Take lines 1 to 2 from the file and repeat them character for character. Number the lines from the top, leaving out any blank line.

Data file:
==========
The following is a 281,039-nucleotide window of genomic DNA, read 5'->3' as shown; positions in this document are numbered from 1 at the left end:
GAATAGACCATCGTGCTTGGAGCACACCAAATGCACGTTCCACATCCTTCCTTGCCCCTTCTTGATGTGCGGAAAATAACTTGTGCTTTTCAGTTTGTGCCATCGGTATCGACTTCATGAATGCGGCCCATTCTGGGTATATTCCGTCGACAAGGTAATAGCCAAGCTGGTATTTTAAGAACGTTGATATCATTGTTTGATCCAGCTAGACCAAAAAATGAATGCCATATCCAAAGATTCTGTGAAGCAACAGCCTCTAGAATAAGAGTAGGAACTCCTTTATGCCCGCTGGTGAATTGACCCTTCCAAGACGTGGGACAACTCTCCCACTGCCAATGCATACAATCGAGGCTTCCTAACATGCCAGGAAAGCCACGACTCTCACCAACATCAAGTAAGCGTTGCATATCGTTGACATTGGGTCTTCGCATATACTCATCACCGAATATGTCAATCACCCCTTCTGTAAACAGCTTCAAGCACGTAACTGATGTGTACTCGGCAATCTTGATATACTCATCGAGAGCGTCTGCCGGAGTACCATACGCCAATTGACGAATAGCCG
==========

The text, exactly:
The following is a 281,039-nucleotide window of genomic DNA, read 5'->3' as shown; positions in this document are numbered from 1 at the left end:
GAATAGACCATCGTGCTTGGAGCACACCAAATGCACGTTCCACATCCTTCCTTGCCCCTTCTTGATGTGCGGAAAATAACTTGTGCTTTTCAGTTTGTGCCATCGGTATCGACTTCATGAATGCGGCCCATTCTGGGTATATTCCGTCGACAAGGTAATAGCCAAGCTGGTATTTTAAGAACGTTGATATCATTGTTTGATCCAGCTAGACCAAAAAATGAATGCCATATCCAAAGATTCTGTGAAGCAACAGCCTCTAGAATAAGAGTAGGAACTCCTTTATGCCCGCTGGTGAATTGACCCTTCCAAGACGTGGGACAACTCTCCCACTGCCAATGCATACAATCGAGGCTTCCTAACATGCCAGGAAAGCCACGACTCTCACCAACATCAAGTAAGCGTTGCATATCGTTGACATTGGGTCTTCGCATATACTCATCACCGAATATGTCAATCACCCCTTCTGTAAACAGCTTCAAGCACGTAACTGATGTGTACTCGGCAATCTTGATATACTCATCGAGAGCGTCTGCCGGAGTACCATACGCCAATTGACGAATAGCCG